Urea crystallizes in the tetragonal crystal system with the space group P 4 2 1 m (space group no. 113) with the lattice parameters a = 564.6 pm, c = 470 pm and a ratio of a  : c = 1: 0.833. It develops colorless to pale yellow or pale brown, needle-shaped crystals. Solid urea has two N – H – O hydrogen bonds on the oxygen atom; the distance between the oxygen and hydrogen atoms is 299 picometers and 304 picometers. The existing hydrogen bonds break under high pressure and new bonds are formed. From a pressure of 4800 bar an orthorhombic phase forms with the space group P 2 1 2 1 2 1 (space group no. 19) . Template: room group / 113 Template: room group / 19

The crystal structure consists of ribbons in the shape of a helix, which can store organic compounds as guest molecules. In these clathrates , the organic guest molecules are held in the channels that are formed by interpenetrating helices of hydrogen-bonded urea molecules. This behavior can be used to separate linear and branched hydrocarbon mixtures, for example in urea extractive crystallization .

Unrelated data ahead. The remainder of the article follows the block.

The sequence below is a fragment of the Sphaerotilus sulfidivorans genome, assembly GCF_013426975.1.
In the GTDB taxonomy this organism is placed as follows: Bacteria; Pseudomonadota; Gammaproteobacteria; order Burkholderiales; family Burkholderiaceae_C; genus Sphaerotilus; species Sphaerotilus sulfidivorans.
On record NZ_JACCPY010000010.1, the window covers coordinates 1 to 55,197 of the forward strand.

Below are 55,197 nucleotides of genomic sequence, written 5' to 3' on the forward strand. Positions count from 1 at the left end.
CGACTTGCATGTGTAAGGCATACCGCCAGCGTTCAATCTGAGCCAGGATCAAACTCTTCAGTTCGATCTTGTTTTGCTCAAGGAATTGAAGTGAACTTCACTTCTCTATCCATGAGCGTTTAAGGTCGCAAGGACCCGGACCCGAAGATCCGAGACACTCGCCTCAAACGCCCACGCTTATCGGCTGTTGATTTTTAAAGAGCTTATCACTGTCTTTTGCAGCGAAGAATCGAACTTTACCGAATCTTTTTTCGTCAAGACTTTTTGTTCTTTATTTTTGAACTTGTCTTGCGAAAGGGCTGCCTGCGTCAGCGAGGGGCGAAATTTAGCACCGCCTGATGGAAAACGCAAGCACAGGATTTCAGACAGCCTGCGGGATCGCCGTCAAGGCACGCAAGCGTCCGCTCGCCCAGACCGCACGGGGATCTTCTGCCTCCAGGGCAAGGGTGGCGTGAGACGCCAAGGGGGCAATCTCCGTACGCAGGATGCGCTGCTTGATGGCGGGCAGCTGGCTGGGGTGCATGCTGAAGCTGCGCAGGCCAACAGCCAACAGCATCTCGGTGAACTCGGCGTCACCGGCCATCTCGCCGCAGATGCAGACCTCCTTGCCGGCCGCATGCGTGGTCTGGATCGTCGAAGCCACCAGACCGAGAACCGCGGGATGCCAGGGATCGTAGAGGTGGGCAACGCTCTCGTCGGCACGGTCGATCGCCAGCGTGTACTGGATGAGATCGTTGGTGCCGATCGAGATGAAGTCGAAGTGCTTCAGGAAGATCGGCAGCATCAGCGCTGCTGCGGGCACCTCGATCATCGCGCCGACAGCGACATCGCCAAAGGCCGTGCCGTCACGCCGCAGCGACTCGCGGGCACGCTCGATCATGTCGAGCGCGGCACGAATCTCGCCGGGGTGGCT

Chemical properties

  • Urea dissolves easily in water and ethanol , but not in diethyl ether or benzene . The aqueous solution reacts neutrally. The protonated form [NH 2 C (OH) NH 2 ] + is formed with acids . The urea salts of nitric acid are explosives . When the aqueous solution is heated with acids, urea breaks down into carbon dioxide and ammonium salts , when heated with alkalis it breaks down into carbonates and ammonia.
  • When heated above the melting point, urea first condenses to form isocyanic acid , splitting off ammonia , which then reacts with urea to form biuret :
Synthesis of biuret

At higher temperatures, other condensation products such as triuret , guanidine and melamine are formed .